Running a Pub: What You Need To Know
Running a pub isn’t like running any other type of business. It comes with a unique set of skills, legal requirements and daily responsibilities. It’s a lot of work, but in return you get to play an important role in your local community.
Pubs have seen a sharp decline in the last decade. But in 2019, the number of UK pubs grew for the first time since 2010.
This makes 2020 an exciting year for budding publicans. As an essential part of our cultural landscape and a potential safeguard against loneliness and isolation, we need pubs and social spaces more than ever before.
Shifts in culture and consumer behaviour also create new opportunities to reimagine what a pub can be. But before you go about revitalising your community, you need to know the basics. In this article we address the following:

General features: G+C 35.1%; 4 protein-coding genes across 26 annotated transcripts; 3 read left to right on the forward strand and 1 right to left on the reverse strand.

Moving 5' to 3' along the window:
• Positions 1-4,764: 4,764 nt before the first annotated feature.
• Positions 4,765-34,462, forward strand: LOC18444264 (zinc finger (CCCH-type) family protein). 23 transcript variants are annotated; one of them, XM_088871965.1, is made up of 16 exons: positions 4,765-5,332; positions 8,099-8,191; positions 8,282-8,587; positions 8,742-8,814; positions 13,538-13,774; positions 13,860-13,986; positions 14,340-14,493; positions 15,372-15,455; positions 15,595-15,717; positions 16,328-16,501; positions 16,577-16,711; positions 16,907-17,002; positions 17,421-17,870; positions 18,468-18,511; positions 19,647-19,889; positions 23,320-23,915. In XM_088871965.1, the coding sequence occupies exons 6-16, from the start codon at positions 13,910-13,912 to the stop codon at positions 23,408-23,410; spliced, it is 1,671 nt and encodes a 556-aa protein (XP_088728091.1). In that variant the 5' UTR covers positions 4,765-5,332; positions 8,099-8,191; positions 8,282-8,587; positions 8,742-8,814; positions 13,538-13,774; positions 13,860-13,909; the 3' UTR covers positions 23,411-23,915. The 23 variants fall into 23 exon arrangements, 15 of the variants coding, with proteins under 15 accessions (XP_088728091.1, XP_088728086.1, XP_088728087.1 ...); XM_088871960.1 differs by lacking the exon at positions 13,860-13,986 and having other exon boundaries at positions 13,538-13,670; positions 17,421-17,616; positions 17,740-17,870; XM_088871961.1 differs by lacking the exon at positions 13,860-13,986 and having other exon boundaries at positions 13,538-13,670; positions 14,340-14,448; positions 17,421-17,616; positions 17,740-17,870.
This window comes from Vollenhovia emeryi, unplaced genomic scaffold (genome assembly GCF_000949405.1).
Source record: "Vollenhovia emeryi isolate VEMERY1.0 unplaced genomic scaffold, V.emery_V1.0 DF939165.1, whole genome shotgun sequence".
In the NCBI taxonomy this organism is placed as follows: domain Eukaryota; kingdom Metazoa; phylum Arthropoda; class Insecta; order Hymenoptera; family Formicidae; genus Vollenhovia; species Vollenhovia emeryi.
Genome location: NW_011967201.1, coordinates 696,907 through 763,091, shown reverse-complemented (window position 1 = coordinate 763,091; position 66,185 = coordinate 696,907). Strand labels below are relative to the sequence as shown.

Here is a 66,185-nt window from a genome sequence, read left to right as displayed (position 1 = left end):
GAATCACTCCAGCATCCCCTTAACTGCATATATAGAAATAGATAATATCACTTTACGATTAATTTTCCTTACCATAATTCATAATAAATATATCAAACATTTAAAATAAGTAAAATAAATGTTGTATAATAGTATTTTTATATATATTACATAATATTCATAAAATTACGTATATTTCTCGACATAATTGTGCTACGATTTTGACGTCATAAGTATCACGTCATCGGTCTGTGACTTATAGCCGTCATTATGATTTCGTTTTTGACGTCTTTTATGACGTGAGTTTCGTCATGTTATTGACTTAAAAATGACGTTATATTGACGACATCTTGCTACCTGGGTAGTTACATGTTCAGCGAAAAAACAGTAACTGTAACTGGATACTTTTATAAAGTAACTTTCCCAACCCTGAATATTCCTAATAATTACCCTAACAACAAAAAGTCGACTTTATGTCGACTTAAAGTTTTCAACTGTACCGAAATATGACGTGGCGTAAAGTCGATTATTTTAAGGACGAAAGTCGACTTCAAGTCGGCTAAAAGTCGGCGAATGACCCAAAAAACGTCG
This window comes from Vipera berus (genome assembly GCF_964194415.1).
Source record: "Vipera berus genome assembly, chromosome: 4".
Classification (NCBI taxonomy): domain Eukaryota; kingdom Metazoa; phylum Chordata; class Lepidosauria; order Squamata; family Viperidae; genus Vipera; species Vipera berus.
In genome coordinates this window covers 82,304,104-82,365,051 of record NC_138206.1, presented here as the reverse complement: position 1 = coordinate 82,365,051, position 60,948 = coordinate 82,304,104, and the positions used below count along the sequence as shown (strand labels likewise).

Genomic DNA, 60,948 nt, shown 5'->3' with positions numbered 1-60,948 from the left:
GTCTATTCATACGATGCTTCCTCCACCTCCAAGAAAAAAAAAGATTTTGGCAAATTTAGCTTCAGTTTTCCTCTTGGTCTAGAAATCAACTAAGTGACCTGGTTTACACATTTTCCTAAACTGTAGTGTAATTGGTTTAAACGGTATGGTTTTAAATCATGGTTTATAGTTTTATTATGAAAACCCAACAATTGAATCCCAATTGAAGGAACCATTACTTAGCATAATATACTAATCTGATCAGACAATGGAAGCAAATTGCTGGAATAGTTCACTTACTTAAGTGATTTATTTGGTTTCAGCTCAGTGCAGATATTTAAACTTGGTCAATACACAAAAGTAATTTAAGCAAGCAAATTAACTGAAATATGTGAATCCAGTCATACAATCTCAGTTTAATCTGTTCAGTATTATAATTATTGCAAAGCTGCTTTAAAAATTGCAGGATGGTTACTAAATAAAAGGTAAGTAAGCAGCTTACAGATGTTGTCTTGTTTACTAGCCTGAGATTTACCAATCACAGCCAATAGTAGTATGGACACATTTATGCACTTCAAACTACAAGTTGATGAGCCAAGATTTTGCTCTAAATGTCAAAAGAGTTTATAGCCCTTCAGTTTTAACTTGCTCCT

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How do you open a pub?
The very first thing to consider when opening a pub is what to call it. Your pub’s name is the first point of contact people will have with it, so it should be memorable and welcoming.
Many rural pubs name themselves after their geographical location, such as “The Hilltop” or “The Waterfront”. A geographical name can help position your pub within the fabric of a wider community.
Other pub names act as reminders of a town or neighbourhood’s history or culture. A pub in an old port district of a city might call itself “The Shipwrights Arms”.
In London’s Soho district, the John Snow pub is named after the 18th-century physician who saved thousands of lives by tracing a deadly cholera outbreak to a single water pump, which still stands outside the pub today.
Attaching real stories to your pub also helps it stick out in people’s memories, and can do a lot for brand awareness.
When considering location, think about what kind of pub you’d like to run.
Will it be a city pub, full of hustle and bustle, lunchtime rushes and 5 pm happy hours? Perhaps you’d rather opt for a quieter suburban or rural pub with a more communal feel.